Thursday, October 8, 2009

Best Left Fielders By Season, 1954-2008

It's probably the only position where you could play either a weak-armed speedster or a slow-footed slugger. It's left field! Who tops each league each season?

Well, we unsurprisingly see some Hall of Famers here: Monte Irvin, Ted Williams, Frank Robinson, Orlando Cepeda, Willie McCovey, Carl Yastrzemski, Lou Brock, Willie Stargell, Jim Rice and Rickey Henderson. Barry Bonds on pure production alone deserves to join their ranks someday, but it remains to be seen whether the voters will deem him worthy. Manny Ramirez, despite being less publicly hated than Bonds (though not by me), may face the same dilemma. Pete Rose is here too, but we all know he's a special case.

There are a significant number of guys here who are considered deserving outsiders or just on the borderline too: Del Ennis, Minnie Minoso, Rocky Colavito, Frank Howard, Tim Raines and Albert Belle. Matt Holliday, Jason Bay and Carl Crawford are still wait-and-sees. Not much to say about the aforementioned guys except that we know they are/were great. It's the rest of the list that's interesting.

Bob Cerv was essentially a one-hit wonder, but what a season it was: .305/.371/.592 batting line, 38 homers and a 159 OPS+. He never produced like that over a full season again. Carlos Quentin's 2008 was great, but after an injury-plagued 2009 he may end up just like Cerv. Mitchell Page's rookie season was outstanding and his second was very good, but he fizzled out after that. These guys are the ones who look unusual here based on name recognition. Tommy Davis was only great for about two years, but his profile is considerably higher because he played for the Dodgers and had such a long career.

One underrated Dodger though, is Wally Moon. Would you believe he was the National League's best left fielder twice in a three-year span and was second-best the year he wasn't? The 1960 AL tie is an oddity, as neither man shows up anywhere else. One was a mediocre player in the middle of a career-best three-year stretch (Tito Francona) and the other was an aging star who'd been overshadowed by better players throughout his career (Gene Woodling).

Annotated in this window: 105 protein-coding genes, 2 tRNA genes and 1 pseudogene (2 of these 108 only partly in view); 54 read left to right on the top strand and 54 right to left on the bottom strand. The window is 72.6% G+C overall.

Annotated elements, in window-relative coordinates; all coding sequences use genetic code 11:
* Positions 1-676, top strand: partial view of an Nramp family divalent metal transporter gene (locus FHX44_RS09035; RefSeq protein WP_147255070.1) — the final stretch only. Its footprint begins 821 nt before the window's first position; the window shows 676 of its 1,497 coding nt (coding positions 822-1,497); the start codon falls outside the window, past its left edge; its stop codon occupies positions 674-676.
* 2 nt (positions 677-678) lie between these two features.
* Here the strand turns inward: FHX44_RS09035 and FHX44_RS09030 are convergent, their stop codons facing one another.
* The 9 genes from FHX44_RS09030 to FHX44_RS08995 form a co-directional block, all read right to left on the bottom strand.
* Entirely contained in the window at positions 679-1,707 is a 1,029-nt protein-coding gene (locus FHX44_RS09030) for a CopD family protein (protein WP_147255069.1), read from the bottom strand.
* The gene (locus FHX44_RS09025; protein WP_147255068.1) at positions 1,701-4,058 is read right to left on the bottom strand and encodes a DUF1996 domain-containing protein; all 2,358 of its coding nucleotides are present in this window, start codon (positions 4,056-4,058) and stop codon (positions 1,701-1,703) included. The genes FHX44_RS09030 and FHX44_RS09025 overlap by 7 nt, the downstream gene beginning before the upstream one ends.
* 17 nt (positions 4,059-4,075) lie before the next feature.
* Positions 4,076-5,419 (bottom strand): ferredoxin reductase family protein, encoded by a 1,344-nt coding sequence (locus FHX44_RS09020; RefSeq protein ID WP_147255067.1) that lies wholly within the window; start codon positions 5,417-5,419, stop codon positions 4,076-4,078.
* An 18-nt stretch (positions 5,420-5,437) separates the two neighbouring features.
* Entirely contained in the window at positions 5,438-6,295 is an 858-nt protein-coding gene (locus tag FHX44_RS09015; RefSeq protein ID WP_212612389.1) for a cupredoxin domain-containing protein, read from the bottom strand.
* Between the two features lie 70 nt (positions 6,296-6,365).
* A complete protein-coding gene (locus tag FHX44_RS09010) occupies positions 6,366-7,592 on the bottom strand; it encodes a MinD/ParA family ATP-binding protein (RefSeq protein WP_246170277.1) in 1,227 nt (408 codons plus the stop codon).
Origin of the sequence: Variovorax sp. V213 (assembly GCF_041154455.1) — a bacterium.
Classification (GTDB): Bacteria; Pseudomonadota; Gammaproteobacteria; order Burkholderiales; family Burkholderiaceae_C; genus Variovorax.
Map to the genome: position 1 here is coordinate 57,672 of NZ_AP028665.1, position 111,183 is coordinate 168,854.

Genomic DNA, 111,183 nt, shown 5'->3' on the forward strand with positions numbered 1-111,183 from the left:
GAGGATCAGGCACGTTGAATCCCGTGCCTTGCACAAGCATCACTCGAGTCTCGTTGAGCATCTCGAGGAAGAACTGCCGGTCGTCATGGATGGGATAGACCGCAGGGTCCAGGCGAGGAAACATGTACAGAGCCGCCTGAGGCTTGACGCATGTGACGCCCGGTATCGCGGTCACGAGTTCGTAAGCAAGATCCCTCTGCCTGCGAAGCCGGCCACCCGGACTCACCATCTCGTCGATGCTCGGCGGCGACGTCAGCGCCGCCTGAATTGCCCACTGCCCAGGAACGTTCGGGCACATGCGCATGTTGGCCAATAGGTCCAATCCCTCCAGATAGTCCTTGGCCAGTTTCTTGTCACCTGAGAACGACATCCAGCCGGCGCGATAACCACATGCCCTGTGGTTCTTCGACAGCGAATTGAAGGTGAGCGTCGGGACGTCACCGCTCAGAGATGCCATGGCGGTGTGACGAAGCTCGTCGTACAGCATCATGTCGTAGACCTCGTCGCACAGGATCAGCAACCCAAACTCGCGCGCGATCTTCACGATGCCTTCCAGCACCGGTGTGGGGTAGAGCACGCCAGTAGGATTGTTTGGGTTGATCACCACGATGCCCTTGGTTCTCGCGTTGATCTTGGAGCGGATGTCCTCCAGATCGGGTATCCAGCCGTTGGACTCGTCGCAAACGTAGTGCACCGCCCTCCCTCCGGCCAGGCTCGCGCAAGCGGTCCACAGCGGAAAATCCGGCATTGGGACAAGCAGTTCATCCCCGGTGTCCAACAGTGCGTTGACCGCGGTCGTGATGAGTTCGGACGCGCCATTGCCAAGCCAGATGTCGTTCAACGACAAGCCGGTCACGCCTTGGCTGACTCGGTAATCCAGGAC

Bob Allison, Boog Powell and Tony Gonzalez were consistently good offensive players throughout their careers, but none was an all-time great. The 1969 Miracle Mets owe a lot of their success to Cleon Jones having a well-timed peak, as he was the best NL left fielder that year.

When Yankee fans tell you how great one of their old players was it's usually safe to brush it off as a combination of buying into one's own hype and the halo effect. Sometimes though, a Yankee does manage to be better than his national reputation. Case in point: Roy White. Between 1970 and 1976 he was the best American League left fielder three times. I remember watching old Yankee games from the "Bronx Zoo" era on Classic Sports Network as a kid and wondering who this Roy White guy I'd never heard of was. It turns out he was a longtime Yankee stalwart enjoying some championships at the end of his career. Who knew?

Rico Carty only tops the league once, but he comes in second a few times, which makes him underrated in my book. Joe Rudi topped the sevens for two of the three Athletic three-peat seasons, and Tommy Harper shows up at his second position, previously topping the AL at third base in 1970. 1975 was a good year for completely un-noteworthy left fielders. Nothing against Gary Matthews, Claudell Washington and Richie Zisk, but there's not much to say about them. None of them ever topped the league again, and I'd hardly consider any of them Hall of Very Gooders. Hall of Above Averagers, maybe. I dunno. George Foster was the NL's best three times in four years, interrupted only by Greg Luzinski in 1978. It's no wonder Foster was considered a possible future Hall of Famer at one point.

Willie Wilson's defense, baserunning and average made him the best in the AL just before Rickey Henderson's emergence. He might've given Henderson a run for his money if he'd had the overall on-base skills. Lonnie Smith and Jose Cruz aren't considered all-time greats by many people, but they were both two-time league toppers in the '80s. Kirk Gibson topped the AL in 1987, then went to the NL in 1988 where topped that league, won the MVP and delivered one of the most dramatic homers in World Series history. All-in-all, not a bad two-year run.

Rickey Henderson's last year as a topper was 1992, and his immediate successors were a Juan Gonzalez/Greg Vaughn tie. Albert Belle emerged soon after that, but Rusty Greer outdid him twice in the middle of his peak, as did B.J. Surhoff in 1997, Belle's disappointing first year in Chicago. Luis Gonzalez can hold his head up high knowing he was the only man to better Barry Bonds as best NL left fielder between 1990 and 2004.

Was left field a dead zone in the American League between 1999 and 2002 or what? Johnny Damon, Darin Erstad, Bobby Higginson and Jacque Jones come out as the leaders in those years. I remember Damon's hot streak in 1999 and Erstad's monster 2000, but I never would've expected Higginson or Jones to pop up here. Amazing. Cub fans wish Alfonso Soriano could repeat his performance from 2006, since they're stuck with him for five more years, and Coco Crisp parlayed his great 2005 into a stint with the Red Sox. What a group.

The NL team with the most toppers is the Giants, with five. Right behind them are the archrival Dodgers and the Pirates with four. The Red Sox and their left field legacy lead the AL with six, but the Athletics are a close second with five.

Next time we'll get to the last "up-the-middle" position, and one where the Yankees have traditionally been very strong: center field. Will the Yankees' be mentioned at the bottom of the post like the Red Sox were in this one? We shall see!

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